Location: Sheraton Centre, Montreal, Canada
Date: Sunday, 23 June 1996
Meeting Chair: Elise Gerich & Geoff Huston
Minutes: Geoff Huston & Henry Clark
Name Organization E-mail address ----------------------- -------------------- --------------------------- Steven Bakker DANTE [email protected] Vincent Berkout DANTE [email protected] Suresh Bhogavilli ISI [email protected] Nevil Brownlee Univ of Auckland [email protected] Brian Carpenter CERN [email protected] Chris Chaundy Connect [email protected] Kilnam Chon KAIST [email protected] Kimberly Claffy NLANR [email protected] Henry Clark BBN Planet [email protected] Steve Corbato Univ Washington [email protected] John Curran BBN Planet [email protected] Joanne Davis Connect [email protected] Sean Doran Sprint [email protected] Havard Eidnes NORDUnet [email protected] Johnny Eriksson EBONE [email protected] Peter Ford MCI [email protected] Vince Fuller BBN Planet [email protected] Elise Gerich Merit [email protected] Barry Greene SingTel [email protected] Frode Greisen EBONE [email protected] Craig Haney Condo Consulting [email protected] John Hawkinson BBN Planet [email protected] Kim Hubbard Network Solutions [email protected] Geoff Huston Telstra [email protected] Hugh Irvine Connect [email protected] Marijke Kaat SURFnet [email protected] Tamotsu Kanoh KDD [email protected] Akira Kato WIDE Project [email protected] Sean Kennedy BBN PLanet [email protected] Ed Kern Digex [email protected] Dorian Kim CICNet [email protected] Mark Kosters Network Solutions [email protected] Hock-Koon Lim Pacific Internet [email protected] Lars-Johan Liman Ebone NOC [email protected] Peter Lothberg STUPI [email protected] Bill Manning ISI [email protected] Jun Matsukata NACSIS [email protected] Keith Mitchell Linx [email protected] Tracie Monk DynCorp/FNC [email protected] Yasumori Motonaga KDD [email protected] Mike O'Dell UUNET [email protected] Carol Orange RIPE NCC [email protected],net Michael Patton BBN [email protected] Dave Pokorney Univ of Florida [email protected] Jon Postel ISI [email protected] Laina Raveendran GETIT [email protected] Bernhard Stockman Telia [email protected] Duane Wessels SDSC [email protected] Bill Woodcock Zocalo [email protected] David Woodgate Telstra [email protected] Lixia Zhang UCLA [email protected]
The agenda was distributed prior to the meeting following a request for items.
The first part of the discussion was related to the logical location of root nameservers in respect to provider and exchange topology. It was noted that while the placing of a root server on an exchange was a topological neutral location both in terms of traffic flow and in terms of relation to potential inter-provider settlement structures, the location did hamper effective management of the root name service. Placing a root server within a provider network offers improved management capability and places the onus on the provider to provide high quality connectivity to the server, and was generally considered to be a more stable deployment structure.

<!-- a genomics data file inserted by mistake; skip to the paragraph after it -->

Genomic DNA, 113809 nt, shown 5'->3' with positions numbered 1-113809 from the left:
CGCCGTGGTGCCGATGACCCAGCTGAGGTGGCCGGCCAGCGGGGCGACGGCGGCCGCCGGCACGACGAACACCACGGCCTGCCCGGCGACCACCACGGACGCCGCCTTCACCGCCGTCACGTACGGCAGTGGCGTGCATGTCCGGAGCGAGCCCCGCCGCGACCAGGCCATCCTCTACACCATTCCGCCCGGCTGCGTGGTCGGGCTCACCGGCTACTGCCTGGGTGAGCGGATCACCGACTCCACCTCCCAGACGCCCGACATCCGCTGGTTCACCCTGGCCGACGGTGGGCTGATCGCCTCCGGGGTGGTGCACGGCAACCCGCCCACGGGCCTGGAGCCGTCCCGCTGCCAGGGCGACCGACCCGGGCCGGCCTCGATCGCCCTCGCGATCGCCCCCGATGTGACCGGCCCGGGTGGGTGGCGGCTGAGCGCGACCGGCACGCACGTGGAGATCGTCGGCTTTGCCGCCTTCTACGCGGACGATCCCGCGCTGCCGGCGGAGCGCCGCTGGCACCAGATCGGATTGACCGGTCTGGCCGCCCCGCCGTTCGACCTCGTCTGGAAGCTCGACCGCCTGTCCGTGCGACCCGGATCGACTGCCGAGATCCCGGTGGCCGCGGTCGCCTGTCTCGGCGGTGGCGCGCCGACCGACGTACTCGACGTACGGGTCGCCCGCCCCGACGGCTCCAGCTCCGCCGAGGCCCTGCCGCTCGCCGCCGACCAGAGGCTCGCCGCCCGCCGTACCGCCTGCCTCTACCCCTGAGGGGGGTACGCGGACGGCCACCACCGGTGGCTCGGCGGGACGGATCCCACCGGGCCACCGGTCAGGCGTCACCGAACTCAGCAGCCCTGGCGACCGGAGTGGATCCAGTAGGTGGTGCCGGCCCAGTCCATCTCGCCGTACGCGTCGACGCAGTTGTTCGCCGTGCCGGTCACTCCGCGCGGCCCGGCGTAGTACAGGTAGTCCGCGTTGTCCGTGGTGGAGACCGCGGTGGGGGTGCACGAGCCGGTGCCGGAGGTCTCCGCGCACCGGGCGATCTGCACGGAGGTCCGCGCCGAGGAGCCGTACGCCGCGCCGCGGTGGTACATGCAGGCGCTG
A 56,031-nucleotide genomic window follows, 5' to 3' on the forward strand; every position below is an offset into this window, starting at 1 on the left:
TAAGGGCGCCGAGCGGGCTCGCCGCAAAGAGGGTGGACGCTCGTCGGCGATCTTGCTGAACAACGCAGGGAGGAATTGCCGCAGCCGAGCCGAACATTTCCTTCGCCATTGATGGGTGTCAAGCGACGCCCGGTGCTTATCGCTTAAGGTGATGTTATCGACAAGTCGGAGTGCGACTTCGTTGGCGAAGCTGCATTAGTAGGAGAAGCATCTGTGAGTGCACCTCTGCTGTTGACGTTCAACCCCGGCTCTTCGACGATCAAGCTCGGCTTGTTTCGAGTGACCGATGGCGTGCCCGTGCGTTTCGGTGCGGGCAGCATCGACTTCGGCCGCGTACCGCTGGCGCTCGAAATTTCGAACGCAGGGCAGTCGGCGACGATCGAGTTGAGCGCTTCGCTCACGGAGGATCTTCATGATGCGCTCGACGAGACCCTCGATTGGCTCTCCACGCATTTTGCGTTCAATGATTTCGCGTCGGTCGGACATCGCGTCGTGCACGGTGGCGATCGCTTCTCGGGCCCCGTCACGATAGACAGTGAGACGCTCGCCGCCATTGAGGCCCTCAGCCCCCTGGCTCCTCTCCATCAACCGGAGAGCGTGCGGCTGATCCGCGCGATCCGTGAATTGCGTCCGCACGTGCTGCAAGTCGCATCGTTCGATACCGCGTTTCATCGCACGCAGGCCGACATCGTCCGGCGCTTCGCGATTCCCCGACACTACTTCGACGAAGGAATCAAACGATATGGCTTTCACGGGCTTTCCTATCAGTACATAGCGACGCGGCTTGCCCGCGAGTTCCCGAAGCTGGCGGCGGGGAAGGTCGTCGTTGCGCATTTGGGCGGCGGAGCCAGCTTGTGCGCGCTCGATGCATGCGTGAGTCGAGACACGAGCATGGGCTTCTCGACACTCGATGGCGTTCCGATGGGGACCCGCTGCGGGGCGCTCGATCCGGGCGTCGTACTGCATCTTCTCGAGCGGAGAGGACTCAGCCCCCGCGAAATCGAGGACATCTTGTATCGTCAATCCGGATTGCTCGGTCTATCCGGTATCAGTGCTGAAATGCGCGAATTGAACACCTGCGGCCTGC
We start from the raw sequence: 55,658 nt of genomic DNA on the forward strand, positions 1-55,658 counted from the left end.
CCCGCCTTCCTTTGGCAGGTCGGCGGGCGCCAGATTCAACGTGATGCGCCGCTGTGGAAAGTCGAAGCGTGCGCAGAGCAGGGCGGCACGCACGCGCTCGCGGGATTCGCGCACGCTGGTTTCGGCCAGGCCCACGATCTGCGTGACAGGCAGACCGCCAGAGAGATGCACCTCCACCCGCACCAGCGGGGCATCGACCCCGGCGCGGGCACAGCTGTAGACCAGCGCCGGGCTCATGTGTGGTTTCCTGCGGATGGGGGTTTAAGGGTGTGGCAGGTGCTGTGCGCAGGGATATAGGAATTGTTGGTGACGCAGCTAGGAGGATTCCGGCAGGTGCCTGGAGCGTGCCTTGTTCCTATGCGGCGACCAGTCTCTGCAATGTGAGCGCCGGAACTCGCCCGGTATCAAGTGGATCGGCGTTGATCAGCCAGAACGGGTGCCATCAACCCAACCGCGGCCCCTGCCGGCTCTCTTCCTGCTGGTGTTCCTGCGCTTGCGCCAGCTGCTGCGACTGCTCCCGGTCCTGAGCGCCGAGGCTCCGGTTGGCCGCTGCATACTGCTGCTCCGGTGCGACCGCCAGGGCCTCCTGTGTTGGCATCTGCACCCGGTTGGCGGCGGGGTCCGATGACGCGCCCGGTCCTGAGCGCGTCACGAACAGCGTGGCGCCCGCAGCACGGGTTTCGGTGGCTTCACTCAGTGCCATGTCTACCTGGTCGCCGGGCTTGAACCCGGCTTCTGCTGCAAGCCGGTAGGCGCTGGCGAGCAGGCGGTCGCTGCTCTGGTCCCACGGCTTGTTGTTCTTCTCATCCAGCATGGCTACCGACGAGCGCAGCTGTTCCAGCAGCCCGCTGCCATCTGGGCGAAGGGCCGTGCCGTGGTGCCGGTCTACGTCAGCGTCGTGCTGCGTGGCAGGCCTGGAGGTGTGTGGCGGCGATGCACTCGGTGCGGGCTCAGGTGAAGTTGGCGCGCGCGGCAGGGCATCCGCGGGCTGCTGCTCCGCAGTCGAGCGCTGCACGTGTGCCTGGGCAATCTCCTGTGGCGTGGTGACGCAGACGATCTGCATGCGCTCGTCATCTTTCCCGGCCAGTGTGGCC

The second part of the discussion examined the distribution of root name servers across the Internet. It was noted that protocol restrictions effectively limit the number of distinct root name servers to a maximum of 13. Current 9 root name servers are deployed (8 US, 1 EU) with the 13 slots filled by multiple IP addresses for some servers. Increasing the geographical distribution of root servers was discussed. It was noted that root traffic at one US sites was recorded as 300kbps incoming and 1Mbps outgoing. The recorded traffic levels at KTH, Sweden were lower than this with 400kbps outgoing traffic levels recorded. It was noted that the older versions of named used a strict round robin model of root server selection, imposing a high US directed traffic flow on any non-US deployed root name servers. Recent versions of named bias the round robin model with consideration of the RTT of the server, which does perform some localisation of root DNS traffic.
The concept of reuse of a single network number to deploy multiple root nameservers with routing used to determine "closeness" was discussed, and generally thought to be a high risk approach with the possibility of strange failure modes bringing down large parts of the operational DNS.
The IEPG proposed to draft the operational requirements of root name servers in an IEPG Operational Note (Action: Bill Manning).
The IEPG proposed to draft an IEPG Operational Note, proposing to IANA an experimental deployment of 2 additional name servers, with proposed locations in the UK (Linx) and Japan (WIDE Project) and proposed timing, duration and objectives of the experiment to be documented (Action: Bill Manning).